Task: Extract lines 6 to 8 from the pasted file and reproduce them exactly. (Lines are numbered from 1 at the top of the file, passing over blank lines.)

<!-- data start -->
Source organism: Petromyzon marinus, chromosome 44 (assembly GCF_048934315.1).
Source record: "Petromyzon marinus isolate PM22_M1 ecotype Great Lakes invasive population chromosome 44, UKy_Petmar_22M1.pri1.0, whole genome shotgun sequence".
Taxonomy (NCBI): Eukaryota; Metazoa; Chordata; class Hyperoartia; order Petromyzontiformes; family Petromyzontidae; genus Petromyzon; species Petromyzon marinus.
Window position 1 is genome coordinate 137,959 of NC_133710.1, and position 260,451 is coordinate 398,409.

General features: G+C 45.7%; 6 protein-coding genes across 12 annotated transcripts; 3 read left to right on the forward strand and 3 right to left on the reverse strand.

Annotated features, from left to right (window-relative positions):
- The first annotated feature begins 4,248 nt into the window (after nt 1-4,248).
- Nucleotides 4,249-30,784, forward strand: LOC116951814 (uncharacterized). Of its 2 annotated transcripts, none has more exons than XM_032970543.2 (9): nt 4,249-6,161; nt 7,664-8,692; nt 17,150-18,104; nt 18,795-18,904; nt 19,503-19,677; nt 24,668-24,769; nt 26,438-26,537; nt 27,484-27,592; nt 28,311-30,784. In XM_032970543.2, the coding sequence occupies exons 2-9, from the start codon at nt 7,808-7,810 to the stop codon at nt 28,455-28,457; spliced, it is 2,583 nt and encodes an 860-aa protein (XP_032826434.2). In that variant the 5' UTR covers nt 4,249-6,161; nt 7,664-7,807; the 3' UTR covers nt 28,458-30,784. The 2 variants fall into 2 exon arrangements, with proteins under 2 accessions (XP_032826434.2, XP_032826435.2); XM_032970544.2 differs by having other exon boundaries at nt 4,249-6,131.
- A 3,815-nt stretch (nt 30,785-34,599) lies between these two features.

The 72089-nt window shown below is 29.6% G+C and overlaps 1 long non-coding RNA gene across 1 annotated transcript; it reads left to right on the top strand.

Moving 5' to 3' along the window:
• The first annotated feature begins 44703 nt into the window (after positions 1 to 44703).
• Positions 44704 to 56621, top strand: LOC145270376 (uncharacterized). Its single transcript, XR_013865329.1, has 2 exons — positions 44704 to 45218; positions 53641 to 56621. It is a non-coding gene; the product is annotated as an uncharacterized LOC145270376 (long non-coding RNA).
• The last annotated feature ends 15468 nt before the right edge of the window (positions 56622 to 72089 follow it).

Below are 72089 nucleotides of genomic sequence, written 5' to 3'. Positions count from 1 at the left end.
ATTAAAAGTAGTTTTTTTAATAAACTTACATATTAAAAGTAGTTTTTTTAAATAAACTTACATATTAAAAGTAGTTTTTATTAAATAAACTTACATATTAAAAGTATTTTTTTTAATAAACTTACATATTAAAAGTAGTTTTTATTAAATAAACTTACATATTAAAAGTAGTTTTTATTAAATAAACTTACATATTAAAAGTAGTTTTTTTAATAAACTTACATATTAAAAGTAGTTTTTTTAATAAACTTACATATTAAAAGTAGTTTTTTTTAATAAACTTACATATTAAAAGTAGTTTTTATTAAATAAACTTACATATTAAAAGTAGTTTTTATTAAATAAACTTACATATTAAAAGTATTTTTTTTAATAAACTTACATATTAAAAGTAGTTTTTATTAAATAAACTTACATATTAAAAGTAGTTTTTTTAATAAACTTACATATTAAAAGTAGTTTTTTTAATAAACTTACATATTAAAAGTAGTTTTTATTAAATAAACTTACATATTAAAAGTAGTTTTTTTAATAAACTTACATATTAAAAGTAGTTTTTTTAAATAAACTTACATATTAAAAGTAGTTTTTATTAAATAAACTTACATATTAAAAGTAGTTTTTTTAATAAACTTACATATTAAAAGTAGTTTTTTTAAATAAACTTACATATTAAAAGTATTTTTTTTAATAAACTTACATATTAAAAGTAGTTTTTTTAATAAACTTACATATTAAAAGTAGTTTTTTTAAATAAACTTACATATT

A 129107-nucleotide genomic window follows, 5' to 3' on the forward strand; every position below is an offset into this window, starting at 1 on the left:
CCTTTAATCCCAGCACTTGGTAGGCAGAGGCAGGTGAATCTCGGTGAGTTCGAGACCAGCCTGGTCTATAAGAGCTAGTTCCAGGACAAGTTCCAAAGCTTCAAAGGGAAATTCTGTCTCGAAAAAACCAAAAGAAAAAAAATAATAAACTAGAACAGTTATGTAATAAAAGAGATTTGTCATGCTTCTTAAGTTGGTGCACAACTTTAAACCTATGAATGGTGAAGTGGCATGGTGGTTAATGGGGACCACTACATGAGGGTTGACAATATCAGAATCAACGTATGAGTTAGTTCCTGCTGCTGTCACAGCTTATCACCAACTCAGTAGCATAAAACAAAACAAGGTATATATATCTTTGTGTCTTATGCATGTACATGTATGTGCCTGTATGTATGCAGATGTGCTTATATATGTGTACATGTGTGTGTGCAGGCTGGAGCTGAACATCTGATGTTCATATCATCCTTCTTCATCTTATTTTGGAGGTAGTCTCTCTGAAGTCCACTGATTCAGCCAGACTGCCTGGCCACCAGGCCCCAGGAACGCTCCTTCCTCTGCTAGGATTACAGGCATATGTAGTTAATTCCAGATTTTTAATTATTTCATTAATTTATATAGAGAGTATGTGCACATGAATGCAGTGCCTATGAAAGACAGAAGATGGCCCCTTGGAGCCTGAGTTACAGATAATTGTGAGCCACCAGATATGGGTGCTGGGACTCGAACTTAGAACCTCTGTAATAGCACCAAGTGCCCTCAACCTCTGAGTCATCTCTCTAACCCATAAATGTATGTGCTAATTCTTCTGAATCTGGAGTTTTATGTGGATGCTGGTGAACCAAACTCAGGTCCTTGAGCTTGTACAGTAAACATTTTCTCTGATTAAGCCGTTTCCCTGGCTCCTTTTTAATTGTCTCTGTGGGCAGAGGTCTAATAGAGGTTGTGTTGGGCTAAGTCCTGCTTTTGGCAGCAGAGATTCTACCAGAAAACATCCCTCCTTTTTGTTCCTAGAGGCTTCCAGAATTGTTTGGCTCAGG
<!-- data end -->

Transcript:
Annotated features, from left to right (window-relative positions):
- The first annotated feature begins 4,248 nt into the window (after nt 1-4,248).
- Nucleotides 4,249-30,784, forward strand: LOC116951814 (uncharacterized). Of its 2 annotated transcripts, none has more exons than XM_032970543.2 (9): nt 4,249-6,161; nt 7,664-8,692; nt 17,150-18,104; nt 18,795-18,904; nt 19,503-19,677; nt 24,668-24,769; nt 26,438-26,537; nt 27,484-27,592; nt 28,311-30,784. In XM_032970543.2, the coding sequence occupies exons 2-9, from the start codon at nt 7,808-7,810 to the stop codon at nt 28,455-28,457; spliced, it is 2,583 nt and encodes an 860-aa protein (XP_032826434.2). In that variant the 5' UTR covers nt 4,249-6,161; nt 7,664-7,807; the 3' UTR covers nt 28,458-30,784. The 2 variants fall into 2 exon arrangements, with proteins under 2 accessions (XP_032826434.2, XP_032826435.2); XM_032970544.2 differs by having other exon boundaries at nt 4,249-6,131.